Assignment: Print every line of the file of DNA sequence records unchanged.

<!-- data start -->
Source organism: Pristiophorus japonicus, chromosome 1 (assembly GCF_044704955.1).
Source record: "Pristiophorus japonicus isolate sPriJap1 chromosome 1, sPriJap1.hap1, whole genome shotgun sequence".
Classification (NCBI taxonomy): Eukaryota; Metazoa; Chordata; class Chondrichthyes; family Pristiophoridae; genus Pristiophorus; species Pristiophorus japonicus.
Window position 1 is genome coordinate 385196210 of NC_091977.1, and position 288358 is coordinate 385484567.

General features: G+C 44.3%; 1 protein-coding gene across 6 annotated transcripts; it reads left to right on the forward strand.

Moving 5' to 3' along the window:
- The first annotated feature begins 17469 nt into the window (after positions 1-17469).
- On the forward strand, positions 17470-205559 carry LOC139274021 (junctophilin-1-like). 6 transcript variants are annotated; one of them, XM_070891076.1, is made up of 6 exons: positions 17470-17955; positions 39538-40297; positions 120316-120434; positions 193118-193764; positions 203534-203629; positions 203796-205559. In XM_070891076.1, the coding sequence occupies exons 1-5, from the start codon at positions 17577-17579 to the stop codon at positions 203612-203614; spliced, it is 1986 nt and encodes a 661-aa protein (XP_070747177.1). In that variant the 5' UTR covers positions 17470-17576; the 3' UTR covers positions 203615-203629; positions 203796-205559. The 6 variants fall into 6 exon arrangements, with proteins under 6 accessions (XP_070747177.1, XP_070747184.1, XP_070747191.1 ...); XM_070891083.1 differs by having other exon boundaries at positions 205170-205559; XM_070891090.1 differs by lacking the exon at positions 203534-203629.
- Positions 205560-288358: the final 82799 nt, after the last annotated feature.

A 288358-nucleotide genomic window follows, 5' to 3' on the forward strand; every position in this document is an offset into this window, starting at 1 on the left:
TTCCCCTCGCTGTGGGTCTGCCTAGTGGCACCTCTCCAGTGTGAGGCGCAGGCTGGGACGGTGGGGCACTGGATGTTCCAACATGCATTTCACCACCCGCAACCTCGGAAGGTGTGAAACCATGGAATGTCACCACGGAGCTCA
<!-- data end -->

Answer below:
Source organism: Pristiophorus japonicus, chromosome 1 (assembly GCF_044704955.1).
Source record: "Pristiophorus japonicus isolate sPriJap1 chromosome 1, sPriJap1.hap1, whole genome shotgun sequence".
Classification (NCBI taxonomy): Eukaryota; Metazoa; Chordata; class Chondrichthyes; family Pristiophoridae; genus Pristiophorus; species Pristiophorus japonicus.
Window position 1 is genome coordinate 385196210 of NC_091977.1, and position 288358 is coordinate 385484567.

General features: G+C 44.3%; 1 protein-coding gene across 6 annotated transcripts; it reads left to right on the forward strand.

Moving 5' to 3' along the window:
- The first annotated feature begins 17469 nt into the window (after positions 1-17469).
- On the forward strand, positions 17470-205559 carry LOC139274021 (junctophilin-1-like). 6 transcript variants are annotated; one of them, XM_070891076.1, is made up of 6 exons: positions 17470-17955; positions 39538-40297; positions 120316-120434; positions 193118-193764; positions 203534-203629; positions 203796-205559. In XM_070891076.1, the coding sequence occupies exons 1-5, from the start codon at positions 17577-17579 to the stop codon at positions 203612-203614; spliced, it is 1986 nt and encodes a 661-aa protein (XP_070747177.1). In that variant the 5' UTR covers positions 17470-17576; the 3' UTR covers positions 203615-203629; positions 203796-205559. The 6 variants fall into 6 exon arrangements, with proteins under 6 accessions (XP_070747177.1, XP_070747184.1, XP_070747191.1 ...); XM_070891083.1 differs by having other exon boundaries at positions 205170-205559; XM_070891090.1 differs by lacking the exon at positions 203534-203629.
- Positions 205560-288358: the final 82799 nt, after the last annotated feature.

A 288358-nucleotide genomic window follows, 5' to 3' on the forward strand; every position in this document is an offset into this window, starting at 1 on the left:
TTCCCCTCGCTGTGGGTCTGCCTAGTGGCACCTCTCCAGTGTGAGGCGCAGGCTGGGACGGTGGGGCACTGGATGTTCCAACATGCATTTCACCACCCGCAACCTCGGAAGGTGTGAAACCATGGAATGTCACCACGGAGCTCA